Smaller cities in the United States are growing much more quickly than large ones, reversing a trend from earlier in the current decade.
The reason? High housing costs in the nation’s big cities.
From 2017 to 2018, the nation’s largest cities grew by 326,000 residents, “less than half the number earlier in the decade,” Stateline, a news service of the Pew Charitable Trusts, reported on June 13.
Conversely, towns with populations under 10,000 grew more quickly than “earlier in the decade” of 2010-2019, attracting a net gain of more than 142,000 people in 2018, based on analysis of U.S. Census estimates, Stateline reports.
The biggest reason for this retreat is the high cost of housing in big cities.
Individuals in several demographic groups, including retirees and working individuals, are fleeing big cities to seek affordable housing elsewhere.
Major cities such as Los Angeles, San Francisco, and New York have numerous residents departing to outlying suburbs or exurbs even though they continue to work in the city itself. Major California metropolises are bringing in a flood of tech workers who then have trouble affording a home and whose presence drives up housing prices for all.
‘Jobs Need Beds’
Areas of low unemployment and high job growth must allow the housing stock to expand in sync with the local job market, Stateline reports Adam Fowler, research director at Beacon Economics, a Los Angeles consulting firm, who studied the gap between jobs and housing last year, as saying.
“Jobs need beds,” Fowler told Stateline. “We’ve had an influx of well-paid information workers, but we haven’t built housing for them.”
San Jose is a good example of a high-cost city with high employment. In 1974, it instituted an urban-growth boundary—a regional mandate that attempts to control urban sprawl by restricting development outside the city’s urban core. Before 1974, San Jose was one of the fastest-growing cities in the country. Now it is one of the slowest-growing.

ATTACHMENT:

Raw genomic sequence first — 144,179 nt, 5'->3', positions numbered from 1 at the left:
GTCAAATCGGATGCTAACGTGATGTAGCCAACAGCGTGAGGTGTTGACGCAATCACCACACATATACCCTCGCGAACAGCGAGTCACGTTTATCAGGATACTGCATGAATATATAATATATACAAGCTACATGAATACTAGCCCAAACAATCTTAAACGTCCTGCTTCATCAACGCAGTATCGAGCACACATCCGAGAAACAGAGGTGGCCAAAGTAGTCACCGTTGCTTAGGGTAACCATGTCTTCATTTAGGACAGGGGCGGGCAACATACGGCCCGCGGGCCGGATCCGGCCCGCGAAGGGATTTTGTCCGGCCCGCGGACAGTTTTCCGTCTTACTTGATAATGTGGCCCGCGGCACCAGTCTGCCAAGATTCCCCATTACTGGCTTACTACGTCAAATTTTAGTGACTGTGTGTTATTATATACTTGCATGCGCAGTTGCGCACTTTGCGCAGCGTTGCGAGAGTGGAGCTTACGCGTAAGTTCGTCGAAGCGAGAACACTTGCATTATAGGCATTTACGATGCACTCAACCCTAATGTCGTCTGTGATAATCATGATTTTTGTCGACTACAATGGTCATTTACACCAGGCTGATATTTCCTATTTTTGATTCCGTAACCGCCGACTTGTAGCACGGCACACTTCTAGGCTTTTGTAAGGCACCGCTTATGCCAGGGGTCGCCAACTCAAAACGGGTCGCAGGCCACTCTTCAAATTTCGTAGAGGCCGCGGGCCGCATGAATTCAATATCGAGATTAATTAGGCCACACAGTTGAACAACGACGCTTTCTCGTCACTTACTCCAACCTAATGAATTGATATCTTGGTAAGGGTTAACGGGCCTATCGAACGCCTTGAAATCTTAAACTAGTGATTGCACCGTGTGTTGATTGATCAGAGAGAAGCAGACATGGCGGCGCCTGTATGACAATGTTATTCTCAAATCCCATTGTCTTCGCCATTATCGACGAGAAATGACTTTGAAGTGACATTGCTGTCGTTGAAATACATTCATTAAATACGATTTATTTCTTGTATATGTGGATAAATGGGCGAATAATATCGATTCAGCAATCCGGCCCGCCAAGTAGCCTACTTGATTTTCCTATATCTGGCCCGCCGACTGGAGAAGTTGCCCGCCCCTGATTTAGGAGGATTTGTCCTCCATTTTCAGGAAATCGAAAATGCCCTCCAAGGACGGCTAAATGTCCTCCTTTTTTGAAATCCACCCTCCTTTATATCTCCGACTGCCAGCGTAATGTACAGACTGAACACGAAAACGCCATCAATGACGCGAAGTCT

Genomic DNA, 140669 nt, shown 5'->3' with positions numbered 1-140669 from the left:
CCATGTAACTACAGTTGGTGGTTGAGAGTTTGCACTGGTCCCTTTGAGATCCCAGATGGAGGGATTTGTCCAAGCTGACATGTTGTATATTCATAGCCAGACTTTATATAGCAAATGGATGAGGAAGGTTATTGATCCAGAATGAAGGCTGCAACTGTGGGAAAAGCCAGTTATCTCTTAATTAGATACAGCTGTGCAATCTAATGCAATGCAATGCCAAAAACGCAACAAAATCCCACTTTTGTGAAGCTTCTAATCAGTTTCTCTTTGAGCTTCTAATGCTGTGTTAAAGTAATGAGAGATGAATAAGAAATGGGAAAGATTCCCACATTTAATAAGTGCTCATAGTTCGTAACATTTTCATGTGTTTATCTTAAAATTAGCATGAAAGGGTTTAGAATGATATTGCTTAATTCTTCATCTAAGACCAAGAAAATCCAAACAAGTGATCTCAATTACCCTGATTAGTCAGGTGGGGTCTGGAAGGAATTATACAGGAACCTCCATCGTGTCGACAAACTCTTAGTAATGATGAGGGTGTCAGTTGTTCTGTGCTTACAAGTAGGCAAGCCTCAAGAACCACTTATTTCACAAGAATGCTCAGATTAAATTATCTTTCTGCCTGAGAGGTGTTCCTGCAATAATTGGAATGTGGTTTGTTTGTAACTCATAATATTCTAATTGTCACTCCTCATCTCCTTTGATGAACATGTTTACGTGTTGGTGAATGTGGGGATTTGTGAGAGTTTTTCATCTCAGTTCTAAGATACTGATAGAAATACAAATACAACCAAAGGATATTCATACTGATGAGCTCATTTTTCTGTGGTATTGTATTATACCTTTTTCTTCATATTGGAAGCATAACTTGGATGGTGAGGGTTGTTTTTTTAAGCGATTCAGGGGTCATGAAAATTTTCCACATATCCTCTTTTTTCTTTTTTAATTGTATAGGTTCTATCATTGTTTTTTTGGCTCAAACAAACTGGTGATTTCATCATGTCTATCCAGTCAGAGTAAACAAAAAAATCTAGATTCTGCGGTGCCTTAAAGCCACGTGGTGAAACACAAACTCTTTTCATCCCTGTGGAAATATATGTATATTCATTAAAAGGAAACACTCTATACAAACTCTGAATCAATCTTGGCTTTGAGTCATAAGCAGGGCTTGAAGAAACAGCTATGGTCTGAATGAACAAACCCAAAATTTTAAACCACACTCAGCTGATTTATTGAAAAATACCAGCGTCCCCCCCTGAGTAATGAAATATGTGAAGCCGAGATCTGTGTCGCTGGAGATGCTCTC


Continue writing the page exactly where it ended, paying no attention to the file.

Increasing Demand Without Supply
Although an inrush of new residents can challenge a city to provide necessary housing, government policies that prevent the housing market from expanding as necessary are mainly responsible for the problems, says Lawrence H. White, an economics professor at George Mason University.
“Policies that restrict housing supply, like zoning that restricts density or rules hostile to landlords, reduce supply and raise prices,” White said. “Policies that attract residents increase demand and raise prices.”
With policies such as urban-growth boundaries and the costs of permits, city officials have a hand in controlling housing prices. Urban affairs experts have found areas with lighter zoning regulations generally remain more affordable.
More-expensive areas are generally those that institute harmful policies, while other places remain more affordable by not regulating land use so heavily, says Randal O’Toole, a senior fellow at the Cato Institute and policy advisor to The Heartland Institute, which publishes Budget & Tax News.
“California, Hawaii, Oregon, and Washington need to repeal state land-use laws,” O’Toole said. “The Florida legislature repealed the [state’s] land-use mandate, which helped, but didn’t repeal the authority to keep land-use regulation. So some cities in Florida have become more affordable but others remain unaffordable.”
Statewide policies that allow growth are best, says O’Toole.
“Texas is the ideal,” O’Toole said. “Counties in Texas are not allowed to zone or otherwise regulate land uses in unincorporated areas, except to protect riparian areas. That’s why Texas remains affordable.”
Big Yard or Cramped Condo?
The slowing of growth in the nation’s largest metropolitan areas is a recent trend.
The Stateline report says many of the cities that aren’t growing quickly today experienced much more rapid growth earlier in the decade. Whereas the biggest cities grew by a collective 326,000 people from 2017-2018, cities with populations between 10,000 and 50,000 gained 421,000 new residents.
This trend can easily be altered by policy, but big cities have continued to institute the laws that are causing people to leave, says O’Toole.
“Given a choice between a $200,000, 2,200-square-foot home with a large yard—which is easily found in Texas—and a $300,000, 1,100-square-foot condo with no yard—which is cheap for San Jose but might be typical for Portland and Seattle—nearly everyone would choose the former,” O’Toole said. “These policies deny people such choices.”
Owen Macaulay ([email protected]) writes from Hillsdale, Michigan.